At Hilltop, we use supportive protocols to guide our writing of Pedagogical Documentation and of Learning Stories. When we’re writing a piece of Pedagogical Documentation, about group work and play, we make sure that it includes the following four elements:Tell the Story

  • Tell the Story
  • Reflect on the Story
  • Begin a Dialogue with Families
  • Next Steps and Further Plans

While we don’t specify how long each section should be, or even the order in which they should appear, we do take care to include each of those components in some way.

A table listing the four essential elements of written documentationSimilarly, when we write a Learning Story about an individual child, we include four distinct sections:

  • What happened
  • What it means
  • Opportunities and Possibilities
  • Family Response

And again, each educator’s writing style, and even each particular story, may have a different look, a particular length, a specific style. We value that variety, while still relying on the basic structure to ensure that the story is accomplishing what we hope it will.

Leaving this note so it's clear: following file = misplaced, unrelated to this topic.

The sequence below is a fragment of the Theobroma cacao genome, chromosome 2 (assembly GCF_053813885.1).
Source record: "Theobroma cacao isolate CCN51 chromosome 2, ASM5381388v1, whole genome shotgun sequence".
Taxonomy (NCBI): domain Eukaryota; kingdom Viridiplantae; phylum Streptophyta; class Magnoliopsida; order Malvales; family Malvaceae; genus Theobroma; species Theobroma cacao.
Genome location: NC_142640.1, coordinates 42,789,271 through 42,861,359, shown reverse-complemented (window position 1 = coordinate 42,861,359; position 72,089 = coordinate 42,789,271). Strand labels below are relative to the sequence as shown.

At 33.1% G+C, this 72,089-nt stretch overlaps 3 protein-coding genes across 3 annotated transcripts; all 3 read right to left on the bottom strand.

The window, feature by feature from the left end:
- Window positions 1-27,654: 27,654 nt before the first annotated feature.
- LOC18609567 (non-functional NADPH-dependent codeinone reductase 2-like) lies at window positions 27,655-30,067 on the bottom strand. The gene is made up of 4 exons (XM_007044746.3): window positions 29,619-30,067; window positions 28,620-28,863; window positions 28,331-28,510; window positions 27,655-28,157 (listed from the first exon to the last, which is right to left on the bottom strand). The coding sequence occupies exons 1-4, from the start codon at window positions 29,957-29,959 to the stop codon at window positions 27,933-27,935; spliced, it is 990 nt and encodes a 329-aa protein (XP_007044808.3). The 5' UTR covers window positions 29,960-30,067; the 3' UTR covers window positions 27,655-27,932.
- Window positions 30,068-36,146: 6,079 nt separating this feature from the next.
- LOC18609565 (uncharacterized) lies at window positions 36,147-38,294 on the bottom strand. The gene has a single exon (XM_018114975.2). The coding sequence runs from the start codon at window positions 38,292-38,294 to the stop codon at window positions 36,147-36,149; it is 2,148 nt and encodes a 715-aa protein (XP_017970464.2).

As you can see, these two formats for written documentation have quite similar components. So what distinguishes a Learning Story from other kinds of documentation? Not all programs use the group/individual differentiation that Hilltop does – that’s just a labeling convention that we’ve adopted. Perhaps a Learning Story could be written about an individual, or a group? Perhaps any story about children’s learning is, by definition, a learning story? I think that may be true…and I also think there are some qualities that characterize an effective Learning Story.

  • Learning Stories are personal: written by a thinking, feeling person, describing their authentic wonder and wonderings. Learning Stories are often written to the child or children featured in the story.
  • Learning Stories are meaningful: beyond just reporting on events that happened, they uncover possible layers of complexity. Learning Stories describe the learning that might be happening for the children and adults in the story.